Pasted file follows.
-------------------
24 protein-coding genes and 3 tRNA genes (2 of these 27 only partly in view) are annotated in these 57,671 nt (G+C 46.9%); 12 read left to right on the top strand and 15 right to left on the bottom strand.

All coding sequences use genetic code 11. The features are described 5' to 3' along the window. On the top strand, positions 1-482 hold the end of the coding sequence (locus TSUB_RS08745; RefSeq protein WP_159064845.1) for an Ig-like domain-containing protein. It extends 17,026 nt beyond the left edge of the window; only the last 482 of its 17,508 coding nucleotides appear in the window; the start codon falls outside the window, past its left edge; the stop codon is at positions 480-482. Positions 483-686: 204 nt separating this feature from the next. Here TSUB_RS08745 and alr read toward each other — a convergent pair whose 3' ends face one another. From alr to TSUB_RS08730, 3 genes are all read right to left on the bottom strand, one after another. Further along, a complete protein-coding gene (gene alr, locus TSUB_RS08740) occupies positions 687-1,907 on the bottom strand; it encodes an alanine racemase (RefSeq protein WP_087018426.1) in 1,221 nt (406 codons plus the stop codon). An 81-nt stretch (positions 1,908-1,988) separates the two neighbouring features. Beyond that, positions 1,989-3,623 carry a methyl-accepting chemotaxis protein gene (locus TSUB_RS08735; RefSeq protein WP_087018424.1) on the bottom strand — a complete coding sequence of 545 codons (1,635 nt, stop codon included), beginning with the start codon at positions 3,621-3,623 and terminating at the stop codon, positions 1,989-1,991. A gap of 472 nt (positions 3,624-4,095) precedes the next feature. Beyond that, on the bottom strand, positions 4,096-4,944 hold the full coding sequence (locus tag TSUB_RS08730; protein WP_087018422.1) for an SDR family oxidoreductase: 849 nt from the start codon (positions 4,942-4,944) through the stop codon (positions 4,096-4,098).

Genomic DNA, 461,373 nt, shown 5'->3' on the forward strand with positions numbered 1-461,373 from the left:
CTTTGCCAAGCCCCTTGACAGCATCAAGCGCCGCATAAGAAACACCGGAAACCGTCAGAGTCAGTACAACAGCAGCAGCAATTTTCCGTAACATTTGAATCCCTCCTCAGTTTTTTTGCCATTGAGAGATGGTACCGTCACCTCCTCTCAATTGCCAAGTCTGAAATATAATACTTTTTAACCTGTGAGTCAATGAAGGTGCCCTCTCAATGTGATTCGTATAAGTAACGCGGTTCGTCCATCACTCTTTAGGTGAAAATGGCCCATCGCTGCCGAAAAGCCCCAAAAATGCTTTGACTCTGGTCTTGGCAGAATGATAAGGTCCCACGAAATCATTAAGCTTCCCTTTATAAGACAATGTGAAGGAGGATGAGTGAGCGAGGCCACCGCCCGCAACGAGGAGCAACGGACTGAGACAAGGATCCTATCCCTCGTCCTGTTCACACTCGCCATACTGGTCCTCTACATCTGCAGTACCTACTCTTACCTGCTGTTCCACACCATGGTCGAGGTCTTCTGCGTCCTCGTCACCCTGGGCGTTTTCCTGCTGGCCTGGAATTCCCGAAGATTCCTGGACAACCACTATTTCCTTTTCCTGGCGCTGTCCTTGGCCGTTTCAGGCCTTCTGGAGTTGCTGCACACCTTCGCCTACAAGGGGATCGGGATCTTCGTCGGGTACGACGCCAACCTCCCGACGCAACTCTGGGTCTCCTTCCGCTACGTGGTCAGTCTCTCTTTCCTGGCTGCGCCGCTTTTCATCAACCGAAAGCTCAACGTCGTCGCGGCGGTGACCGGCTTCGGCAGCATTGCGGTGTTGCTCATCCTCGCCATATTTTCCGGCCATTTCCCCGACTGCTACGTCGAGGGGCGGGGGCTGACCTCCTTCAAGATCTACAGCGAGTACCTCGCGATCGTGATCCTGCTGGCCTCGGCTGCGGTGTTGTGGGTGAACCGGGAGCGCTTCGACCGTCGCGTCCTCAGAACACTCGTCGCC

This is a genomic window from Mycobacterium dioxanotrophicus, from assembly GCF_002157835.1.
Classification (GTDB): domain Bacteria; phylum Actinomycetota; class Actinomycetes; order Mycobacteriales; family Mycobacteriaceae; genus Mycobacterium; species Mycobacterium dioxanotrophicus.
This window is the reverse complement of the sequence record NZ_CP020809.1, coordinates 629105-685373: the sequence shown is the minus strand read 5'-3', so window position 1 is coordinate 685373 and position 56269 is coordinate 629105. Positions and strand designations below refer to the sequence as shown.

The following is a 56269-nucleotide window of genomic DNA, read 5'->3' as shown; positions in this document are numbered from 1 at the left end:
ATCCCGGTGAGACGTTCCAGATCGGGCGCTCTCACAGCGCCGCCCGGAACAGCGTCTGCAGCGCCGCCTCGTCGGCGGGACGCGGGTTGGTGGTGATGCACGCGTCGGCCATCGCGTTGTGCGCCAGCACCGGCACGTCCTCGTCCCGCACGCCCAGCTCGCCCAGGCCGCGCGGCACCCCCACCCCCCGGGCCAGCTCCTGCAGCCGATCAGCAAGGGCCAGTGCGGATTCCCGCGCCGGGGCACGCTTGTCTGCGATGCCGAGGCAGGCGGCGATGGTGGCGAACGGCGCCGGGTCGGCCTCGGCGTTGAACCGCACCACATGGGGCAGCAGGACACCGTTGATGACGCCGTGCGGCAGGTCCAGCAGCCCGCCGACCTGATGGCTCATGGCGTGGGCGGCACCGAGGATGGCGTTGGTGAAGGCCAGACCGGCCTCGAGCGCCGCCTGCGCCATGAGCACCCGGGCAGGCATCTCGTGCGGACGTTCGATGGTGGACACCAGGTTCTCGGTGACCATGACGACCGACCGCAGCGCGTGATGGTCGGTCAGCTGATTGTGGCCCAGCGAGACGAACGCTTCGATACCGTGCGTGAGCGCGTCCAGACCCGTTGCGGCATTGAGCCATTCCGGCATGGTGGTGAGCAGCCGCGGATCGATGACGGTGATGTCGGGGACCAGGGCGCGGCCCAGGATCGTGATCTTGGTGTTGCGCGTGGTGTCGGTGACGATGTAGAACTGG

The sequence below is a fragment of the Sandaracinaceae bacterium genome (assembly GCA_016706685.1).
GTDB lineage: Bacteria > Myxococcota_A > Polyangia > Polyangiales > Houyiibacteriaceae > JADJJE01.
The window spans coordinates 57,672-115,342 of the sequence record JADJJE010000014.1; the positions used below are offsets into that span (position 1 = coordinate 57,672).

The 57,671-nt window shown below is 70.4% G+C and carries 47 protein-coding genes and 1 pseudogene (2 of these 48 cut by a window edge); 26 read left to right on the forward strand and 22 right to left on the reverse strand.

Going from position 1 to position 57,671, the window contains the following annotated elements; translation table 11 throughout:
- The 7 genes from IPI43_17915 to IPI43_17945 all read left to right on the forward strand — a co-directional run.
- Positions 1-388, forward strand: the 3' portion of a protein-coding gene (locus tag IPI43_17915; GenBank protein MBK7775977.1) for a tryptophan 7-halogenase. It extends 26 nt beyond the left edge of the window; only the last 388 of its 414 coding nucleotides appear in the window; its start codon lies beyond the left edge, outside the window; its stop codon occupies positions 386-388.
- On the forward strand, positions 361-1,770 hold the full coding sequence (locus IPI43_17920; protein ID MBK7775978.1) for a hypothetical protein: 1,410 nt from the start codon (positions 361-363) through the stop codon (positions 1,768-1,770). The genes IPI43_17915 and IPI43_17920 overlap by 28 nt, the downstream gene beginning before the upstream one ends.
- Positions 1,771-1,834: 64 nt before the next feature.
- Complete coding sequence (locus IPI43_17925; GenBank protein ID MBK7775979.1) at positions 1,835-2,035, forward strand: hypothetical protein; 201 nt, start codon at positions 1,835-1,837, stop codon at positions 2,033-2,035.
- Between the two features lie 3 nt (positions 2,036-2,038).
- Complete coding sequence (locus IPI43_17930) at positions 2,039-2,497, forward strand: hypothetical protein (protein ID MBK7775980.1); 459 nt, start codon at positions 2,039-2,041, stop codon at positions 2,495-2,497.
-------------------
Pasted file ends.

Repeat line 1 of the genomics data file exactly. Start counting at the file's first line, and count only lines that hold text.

24 protein-coding genes and 3 tRNA genes (2 of these 27 only partly in view) are annotated in these 57,671 nt (G+C 46.9%); 12 read left to right on the top strand and 15 right to left on the bottom strand.